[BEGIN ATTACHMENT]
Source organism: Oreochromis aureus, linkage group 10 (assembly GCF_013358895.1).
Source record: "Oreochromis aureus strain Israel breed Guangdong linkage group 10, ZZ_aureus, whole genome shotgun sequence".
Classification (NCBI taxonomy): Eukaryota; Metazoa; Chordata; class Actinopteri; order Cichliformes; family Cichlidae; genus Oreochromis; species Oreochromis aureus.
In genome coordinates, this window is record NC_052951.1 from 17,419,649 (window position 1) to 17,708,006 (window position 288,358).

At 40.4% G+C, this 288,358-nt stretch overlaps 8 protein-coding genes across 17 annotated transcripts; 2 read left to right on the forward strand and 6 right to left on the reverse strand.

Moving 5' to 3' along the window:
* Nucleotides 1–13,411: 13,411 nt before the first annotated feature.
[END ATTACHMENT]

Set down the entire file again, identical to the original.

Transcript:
Source organism: Oreochromis aureus, linkage group 10 (assembly GCF_013358895.1).
Source record: "Oreochromis aureus strain Israel breed Guangdong linkage group 10, ZZ_aureus, whole genome shotgun sequence".
Classification (NCBI taxonomy): Eukaryota; Metazoa; Chordata; class Actinopteri; order Cichliformes; family Cichlidae; genus Oreochromis; species Oreochromis aureus.
In genome coordinates, this window is record NC_052951.1 from 17,419,649 (window position 1) to 17,708,006 (window position 288,358).

At 40.4% G+C, this 288,358-nt stretch overlaps 8 protein-coding genes across 17 annotated transcripts; 2 read left to right on the forward strand and 6 right to left on the reverse strand.

Moving 5' to 3' along the window:
* Nucleotides 1–13,411: 13,411 nt before the first annotated feature.